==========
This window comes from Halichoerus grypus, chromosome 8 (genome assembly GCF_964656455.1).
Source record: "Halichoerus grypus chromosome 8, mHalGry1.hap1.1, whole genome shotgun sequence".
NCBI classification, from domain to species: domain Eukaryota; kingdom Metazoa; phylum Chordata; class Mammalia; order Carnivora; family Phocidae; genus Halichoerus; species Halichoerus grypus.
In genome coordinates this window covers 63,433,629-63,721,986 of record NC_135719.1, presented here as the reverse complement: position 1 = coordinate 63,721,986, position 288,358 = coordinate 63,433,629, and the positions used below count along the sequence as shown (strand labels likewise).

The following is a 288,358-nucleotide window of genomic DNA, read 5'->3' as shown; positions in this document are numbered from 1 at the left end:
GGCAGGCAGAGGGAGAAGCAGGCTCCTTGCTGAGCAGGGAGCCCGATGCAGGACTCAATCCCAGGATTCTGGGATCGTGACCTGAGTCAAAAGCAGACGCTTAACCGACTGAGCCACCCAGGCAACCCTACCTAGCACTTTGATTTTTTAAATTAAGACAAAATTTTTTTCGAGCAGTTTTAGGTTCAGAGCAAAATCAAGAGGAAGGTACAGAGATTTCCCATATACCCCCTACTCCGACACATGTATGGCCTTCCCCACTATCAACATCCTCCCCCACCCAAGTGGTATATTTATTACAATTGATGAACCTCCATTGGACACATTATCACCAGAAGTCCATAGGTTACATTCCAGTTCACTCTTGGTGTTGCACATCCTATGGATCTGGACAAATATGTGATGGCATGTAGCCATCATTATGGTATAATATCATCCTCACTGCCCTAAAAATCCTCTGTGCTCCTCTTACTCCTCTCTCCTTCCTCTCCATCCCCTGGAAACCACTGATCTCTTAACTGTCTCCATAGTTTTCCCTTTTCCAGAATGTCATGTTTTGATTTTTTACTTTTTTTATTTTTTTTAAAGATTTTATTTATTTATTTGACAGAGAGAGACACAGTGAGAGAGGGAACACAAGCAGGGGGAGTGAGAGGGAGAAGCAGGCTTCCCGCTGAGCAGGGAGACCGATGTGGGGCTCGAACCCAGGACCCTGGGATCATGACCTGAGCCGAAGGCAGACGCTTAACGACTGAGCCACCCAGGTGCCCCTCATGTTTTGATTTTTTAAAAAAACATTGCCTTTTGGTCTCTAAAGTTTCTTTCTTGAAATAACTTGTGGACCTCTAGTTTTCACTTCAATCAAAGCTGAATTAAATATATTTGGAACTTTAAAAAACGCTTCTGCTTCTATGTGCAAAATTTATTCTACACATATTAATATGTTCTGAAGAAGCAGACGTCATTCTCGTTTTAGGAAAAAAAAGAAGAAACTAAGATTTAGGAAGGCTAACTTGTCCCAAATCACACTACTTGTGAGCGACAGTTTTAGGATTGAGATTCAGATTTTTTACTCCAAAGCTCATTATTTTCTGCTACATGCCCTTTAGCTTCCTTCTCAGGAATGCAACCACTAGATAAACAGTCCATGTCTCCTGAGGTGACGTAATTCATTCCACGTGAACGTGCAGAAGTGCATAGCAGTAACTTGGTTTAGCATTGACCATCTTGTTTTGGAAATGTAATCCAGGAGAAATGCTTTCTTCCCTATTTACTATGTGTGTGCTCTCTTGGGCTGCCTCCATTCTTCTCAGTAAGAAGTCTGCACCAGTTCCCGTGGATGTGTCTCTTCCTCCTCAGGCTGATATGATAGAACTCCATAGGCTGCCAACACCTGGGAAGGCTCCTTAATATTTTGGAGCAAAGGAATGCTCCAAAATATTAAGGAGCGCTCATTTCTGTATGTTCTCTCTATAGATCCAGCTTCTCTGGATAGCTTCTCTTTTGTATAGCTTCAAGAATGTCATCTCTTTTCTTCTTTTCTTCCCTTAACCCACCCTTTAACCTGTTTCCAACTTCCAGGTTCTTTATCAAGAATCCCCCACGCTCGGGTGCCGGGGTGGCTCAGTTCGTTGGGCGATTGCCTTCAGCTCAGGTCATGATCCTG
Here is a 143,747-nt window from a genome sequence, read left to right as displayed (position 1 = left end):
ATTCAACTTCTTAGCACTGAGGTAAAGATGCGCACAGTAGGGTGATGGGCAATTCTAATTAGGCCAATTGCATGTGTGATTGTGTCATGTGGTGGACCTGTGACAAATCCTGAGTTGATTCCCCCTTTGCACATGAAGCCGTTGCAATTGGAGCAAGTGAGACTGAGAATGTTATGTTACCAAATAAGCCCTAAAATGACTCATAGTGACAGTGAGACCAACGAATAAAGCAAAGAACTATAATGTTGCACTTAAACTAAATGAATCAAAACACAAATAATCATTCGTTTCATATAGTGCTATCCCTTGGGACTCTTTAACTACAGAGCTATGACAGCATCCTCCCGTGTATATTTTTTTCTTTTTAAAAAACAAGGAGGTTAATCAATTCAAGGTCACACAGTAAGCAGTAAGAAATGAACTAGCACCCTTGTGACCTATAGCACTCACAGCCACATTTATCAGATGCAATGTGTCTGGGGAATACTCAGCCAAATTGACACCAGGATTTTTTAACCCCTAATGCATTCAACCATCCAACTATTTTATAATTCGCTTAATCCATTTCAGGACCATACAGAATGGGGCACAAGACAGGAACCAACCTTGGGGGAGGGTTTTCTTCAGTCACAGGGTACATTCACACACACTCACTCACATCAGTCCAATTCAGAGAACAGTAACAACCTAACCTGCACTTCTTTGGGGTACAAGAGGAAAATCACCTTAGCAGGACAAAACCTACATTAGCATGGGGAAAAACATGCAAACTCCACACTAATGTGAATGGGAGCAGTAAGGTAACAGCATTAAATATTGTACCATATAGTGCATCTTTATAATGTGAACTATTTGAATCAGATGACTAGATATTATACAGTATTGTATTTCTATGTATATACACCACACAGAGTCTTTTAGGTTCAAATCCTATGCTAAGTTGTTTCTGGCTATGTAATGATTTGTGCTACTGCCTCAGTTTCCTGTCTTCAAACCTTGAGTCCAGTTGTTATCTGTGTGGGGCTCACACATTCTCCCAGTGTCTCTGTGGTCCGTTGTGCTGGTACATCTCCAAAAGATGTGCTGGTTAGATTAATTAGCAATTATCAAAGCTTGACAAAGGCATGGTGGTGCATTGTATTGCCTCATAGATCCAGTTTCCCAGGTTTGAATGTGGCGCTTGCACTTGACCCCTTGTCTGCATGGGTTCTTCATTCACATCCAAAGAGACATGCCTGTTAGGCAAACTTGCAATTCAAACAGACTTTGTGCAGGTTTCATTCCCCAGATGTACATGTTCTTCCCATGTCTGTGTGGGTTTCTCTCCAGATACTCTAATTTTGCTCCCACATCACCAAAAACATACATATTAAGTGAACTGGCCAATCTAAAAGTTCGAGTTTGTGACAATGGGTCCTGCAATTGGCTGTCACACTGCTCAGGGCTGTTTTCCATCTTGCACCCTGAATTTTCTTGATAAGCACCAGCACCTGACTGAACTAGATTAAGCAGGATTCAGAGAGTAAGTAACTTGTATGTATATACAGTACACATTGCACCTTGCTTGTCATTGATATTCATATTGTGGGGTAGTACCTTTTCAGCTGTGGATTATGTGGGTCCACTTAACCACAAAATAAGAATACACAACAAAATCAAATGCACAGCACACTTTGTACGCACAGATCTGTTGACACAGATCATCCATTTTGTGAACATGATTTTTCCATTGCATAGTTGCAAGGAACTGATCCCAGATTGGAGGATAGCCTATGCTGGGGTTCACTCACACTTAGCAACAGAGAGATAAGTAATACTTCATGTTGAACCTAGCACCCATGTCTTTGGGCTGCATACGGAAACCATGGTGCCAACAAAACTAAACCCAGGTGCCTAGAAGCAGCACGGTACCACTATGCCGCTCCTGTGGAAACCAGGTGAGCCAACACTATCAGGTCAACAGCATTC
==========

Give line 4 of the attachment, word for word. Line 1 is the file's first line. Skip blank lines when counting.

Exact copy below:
In genome coordinates this window covers 63,433,629-63,721,986 of record NC_135719.1, presented here as the reverse complement: position 1 = coordinate 63,721,986, position 288,358 = coordinate 63,433,629, and the positions used below count along the sequence as shown (strand labels likewise).